This was another one of my impulse purchases - the cover looked great, the blurb had my attention, AND, it was on sale. These are not mere excuses because now that I've read it, I can tell you that all put together, they made a fabulous book.
An adult Ferzana Mahmud looks back at that fateful year when she was ten, had lost her mother to cancer, and her father decided to move the family, which included her three older siblings, to his native Pakistan.
Trying to adjust to their new life in Karachi and the eccentricities of their extended family, the four children escape into a world of fantasy. Imagining themselves as super-humans with incredible powers, they begin to investigate the members of their household.
What catches your attention here is how the story is narrated through the eyes of a precocious ten year old. While she may not make sense of everything, Ferzana's age plays to her benefit and it is she who, more often than not, rescues the foursome from trouble. However, underneath all their hullabaloo and the attempted rebellion, there lurks a quiet attempt at uncovering secrets that no one talks about, but which float in the air within the house.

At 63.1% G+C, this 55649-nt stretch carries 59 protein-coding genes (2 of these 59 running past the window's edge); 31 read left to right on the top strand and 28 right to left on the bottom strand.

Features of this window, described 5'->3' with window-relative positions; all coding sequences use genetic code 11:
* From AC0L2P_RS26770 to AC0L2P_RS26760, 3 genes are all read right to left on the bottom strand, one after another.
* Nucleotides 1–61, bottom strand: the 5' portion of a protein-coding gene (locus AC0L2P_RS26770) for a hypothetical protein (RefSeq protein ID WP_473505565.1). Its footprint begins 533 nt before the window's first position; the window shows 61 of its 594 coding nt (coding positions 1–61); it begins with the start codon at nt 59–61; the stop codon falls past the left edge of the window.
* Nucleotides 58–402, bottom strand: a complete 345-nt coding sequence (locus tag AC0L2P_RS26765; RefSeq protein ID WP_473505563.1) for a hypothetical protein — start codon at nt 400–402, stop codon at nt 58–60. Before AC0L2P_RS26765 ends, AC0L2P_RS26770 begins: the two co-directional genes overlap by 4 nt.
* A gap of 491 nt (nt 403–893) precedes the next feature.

What spoke to me at the core of this novel was how family, love and loss can repair and rebuild broken bridges. A father's dilemma in providing for his children while struggling to mend his remaining relationships; a patriarch torn apart by his past, unwilling to let go of his ego; a family united by name but divided in so many ways; and amidst them all, these children who don't know where they truly belong.
This is a novel that touched a nerve deep within and by the end it is not the revelation of the secret, but the destination that the family's journey together brings them to, that is a realisation of a new dawn.
Those Children by Shahbano Bilgrami. First edition published 2016 by @harpercollinsin.
Aquamarine Flavours Rating: 🌟🌟🌟🌟
Five petaled origami flowers topped on LED tea lights for a festive South Asian feel.